While a relationship between diet and cancer has been appreciated for decades, identifying definitive links between specific dietary interventions and improved cancer outcomes has remained a challenge. In terms of identifying an actual molecular target for bioactive food components, we note that half of melanomas encode an oncogenic mutant BRafV600E kinase, which phosphorylates Mek1/2 kinases and in turn Erk1/2, thereby activating the MAPK pathway to promote melanoma. Targeting Mek1/2 is proving to be a promising strategy to treat melanoma when combined with BRaf kinase inhibitors. However, Mek1/2 kinase inhibitors are still in clinical development, their long-term safety profiles remain o be determined, and their undoubtedly high cost will be a barrier to patient access. As an alternative strategy, we discovered that dietary copper is critical for the kinase activity of Mek1/2. Moreover, knocking down the expression of the primary copper transporter Ctr1 or pharmacologically reducing copper levels inhibited tumorigenic growth of BRafV600E-positive cell lines. This raises the exciting possibility that reducing dietary copper could have therapeutic value in the treatment of melanoma. We therefore propose in AIM 1 a basic line of investigation to determine the impact of genetically ablating the Ctr1 gene on Mek1/2 activity, tumorigenesis, and survival of mice developing metastatic melanoma. We also propose a translational line of investigation in AIM 2 to identify a pharmacological copper-restriction strategy that provides a survival advantage to mice developing metastatic melanoma. Completion of these aims will evaluate the potential efficacy of manipulating dietary copper for the treatment of melanoma, which could serve as the basis for clinical trial development of this novel therapeutic strategy fo the treatment of this cancer.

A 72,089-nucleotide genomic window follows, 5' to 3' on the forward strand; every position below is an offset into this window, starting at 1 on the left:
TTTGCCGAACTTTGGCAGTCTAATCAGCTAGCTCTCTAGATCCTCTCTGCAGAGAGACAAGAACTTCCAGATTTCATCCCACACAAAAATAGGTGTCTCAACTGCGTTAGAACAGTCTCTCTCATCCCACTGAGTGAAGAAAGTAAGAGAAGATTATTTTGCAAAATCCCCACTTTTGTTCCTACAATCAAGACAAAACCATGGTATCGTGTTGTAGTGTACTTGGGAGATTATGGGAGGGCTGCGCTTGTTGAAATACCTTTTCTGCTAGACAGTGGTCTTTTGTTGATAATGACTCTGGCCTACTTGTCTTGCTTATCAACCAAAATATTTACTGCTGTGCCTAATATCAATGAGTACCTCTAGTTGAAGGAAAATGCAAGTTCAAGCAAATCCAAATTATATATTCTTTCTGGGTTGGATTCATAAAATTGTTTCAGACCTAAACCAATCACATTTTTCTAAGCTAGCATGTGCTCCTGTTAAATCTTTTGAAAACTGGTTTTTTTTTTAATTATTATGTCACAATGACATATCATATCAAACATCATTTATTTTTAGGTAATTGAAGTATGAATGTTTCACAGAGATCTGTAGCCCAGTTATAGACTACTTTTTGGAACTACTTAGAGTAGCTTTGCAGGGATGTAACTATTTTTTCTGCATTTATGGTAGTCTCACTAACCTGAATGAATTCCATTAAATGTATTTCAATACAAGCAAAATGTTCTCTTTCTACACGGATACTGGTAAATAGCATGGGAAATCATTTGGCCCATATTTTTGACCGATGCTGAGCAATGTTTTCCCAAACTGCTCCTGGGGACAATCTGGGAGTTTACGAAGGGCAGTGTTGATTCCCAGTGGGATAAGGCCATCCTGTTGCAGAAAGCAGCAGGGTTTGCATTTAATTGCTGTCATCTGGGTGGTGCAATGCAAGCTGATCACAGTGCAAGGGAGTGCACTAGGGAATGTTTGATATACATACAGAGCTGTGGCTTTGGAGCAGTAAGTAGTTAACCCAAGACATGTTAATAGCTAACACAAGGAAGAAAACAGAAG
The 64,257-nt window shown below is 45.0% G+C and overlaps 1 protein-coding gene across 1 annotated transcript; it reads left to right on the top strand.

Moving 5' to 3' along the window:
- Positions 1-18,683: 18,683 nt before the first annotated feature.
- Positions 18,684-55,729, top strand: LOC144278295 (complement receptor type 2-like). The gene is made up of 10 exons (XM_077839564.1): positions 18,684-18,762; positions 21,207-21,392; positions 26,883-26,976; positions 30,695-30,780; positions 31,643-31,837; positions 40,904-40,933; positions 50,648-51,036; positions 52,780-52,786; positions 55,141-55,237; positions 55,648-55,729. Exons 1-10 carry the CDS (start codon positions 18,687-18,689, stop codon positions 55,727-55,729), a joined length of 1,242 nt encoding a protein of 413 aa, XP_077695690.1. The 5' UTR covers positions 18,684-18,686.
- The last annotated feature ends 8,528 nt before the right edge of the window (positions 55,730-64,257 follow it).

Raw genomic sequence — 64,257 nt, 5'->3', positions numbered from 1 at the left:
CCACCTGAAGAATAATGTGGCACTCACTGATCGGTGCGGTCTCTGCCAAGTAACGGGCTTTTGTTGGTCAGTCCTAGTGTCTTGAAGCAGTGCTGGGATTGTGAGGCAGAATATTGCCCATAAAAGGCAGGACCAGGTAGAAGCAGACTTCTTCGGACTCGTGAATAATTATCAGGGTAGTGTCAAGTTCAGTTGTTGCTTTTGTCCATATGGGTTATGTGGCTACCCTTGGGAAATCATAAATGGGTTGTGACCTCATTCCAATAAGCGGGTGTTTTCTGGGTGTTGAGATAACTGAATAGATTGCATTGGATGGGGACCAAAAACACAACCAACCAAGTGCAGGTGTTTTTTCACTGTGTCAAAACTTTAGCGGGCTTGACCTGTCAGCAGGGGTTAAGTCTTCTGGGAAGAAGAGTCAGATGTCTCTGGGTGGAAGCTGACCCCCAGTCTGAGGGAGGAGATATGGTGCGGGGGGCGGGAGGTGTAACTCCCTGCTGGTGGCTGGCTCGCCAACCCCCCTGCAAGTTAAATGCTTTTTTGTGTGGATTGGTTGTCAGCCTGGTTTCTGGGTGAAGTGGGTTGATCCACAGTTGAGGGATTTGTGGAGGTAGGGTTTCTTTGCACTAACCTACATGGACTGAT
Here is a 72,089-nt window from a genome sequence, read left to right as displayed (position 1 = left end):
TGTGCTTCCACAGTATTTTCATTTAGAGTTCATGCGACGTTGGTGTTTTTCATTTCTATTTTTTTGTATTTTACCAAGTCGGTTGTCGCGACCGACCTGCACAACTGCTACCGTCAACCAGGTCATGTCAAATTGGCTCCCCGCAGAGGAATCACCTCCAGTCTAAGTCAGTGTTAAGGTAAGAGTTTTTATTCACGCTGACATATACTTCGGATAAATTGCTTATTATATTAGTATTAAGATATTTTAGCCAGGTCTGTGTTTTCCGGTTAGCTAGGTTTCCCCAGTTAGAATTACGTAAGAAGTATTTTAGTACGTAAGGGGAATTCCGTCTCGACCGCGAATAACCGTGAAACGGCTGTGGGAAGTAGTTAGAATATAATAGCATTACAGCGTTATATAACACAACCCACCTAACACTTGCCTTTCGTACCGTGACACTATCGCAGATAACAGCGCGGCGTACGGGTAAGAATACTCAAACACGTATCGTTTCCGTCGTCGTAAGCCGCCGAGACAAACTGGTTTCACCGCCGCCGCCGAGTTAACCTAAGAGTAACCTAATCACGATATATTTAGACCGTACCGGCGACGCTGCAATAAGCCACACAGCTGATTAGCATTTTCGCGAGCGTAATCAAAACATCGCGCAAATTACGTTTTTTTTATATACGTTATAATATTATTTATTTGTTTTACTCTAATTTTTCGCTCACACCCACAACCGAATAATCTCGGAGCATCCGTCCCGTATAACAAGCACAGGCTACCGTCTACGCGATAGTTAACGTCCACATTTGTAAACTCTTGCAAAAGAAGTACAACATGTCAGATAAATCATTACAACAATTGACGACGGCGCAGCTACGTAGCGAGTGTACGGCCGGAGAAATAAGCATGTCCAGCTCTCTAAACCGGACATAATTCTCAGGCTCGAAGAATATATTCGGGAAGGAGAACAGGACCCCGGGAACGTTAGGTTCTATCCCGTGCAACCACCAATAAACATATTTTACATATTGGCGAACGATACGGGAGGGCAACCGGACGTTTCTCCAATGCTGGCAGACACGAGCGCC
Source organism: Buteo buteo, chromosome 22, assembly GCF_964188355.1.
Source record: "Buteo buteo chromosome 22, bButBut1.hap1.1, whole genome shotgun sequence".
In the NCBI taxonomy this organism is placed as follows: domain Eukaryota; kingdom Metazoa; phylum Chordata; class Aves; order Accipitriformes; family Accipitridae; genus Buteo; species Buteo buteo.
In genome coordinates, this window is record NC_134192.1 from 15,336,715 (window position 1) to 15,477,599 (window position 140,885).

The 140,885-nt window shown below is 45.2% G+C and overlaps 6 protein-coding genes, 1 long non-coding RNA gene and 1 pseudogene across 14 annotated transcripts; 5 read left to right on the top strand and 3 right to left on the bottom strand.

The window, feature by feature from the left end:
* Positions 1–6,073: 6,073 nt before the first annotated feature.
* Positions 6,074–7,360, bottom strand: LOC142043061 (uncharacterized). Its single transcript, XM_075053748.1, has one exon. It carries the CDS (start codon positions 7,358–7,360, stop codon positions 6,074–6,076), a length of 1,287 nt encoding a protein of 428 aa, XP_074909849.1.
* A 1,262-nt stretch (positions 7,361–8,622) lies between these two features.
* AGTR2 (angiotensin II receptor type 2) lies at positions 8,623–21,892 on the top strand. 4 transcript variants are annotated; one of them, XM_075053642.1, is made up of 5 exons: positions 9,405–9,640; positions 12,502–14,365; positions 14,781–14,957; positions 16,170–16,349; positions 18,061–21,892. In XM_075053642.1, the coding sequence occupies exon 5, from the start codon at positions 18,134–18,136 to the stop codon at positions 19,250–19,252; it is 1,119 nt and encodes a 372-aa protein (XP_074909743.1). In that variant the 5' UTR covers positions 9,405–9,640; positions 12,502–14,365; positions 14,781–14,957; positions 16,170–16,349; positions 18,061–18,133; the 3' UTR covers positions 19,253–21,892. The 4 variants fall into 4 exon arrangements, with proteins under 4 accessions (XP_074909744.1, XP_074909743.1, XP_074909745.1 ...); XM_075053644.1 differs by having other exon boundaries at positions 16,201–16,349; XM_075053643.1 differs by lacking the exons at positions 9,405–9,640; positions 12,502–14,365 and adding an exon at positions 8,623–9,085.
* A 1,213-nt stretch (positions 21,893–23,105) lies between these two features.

Over 70,000 Americans will be diagnosed with melanoma this year. Thus, the proposed study to evaluate whether drugs used to reduce copper levels increase the survival of mice with melanoma has direct significance to human health, especially as results from these studies could be immediately implemented in a clinical setting for the treatment of this cancer.
|Brady, Donita C; Crowe, Matthew S; Turski, Michelle L et al. (2014) Copper is required for oncogenic BRAF signalling and tumorigenesis. Nature 509:492-6|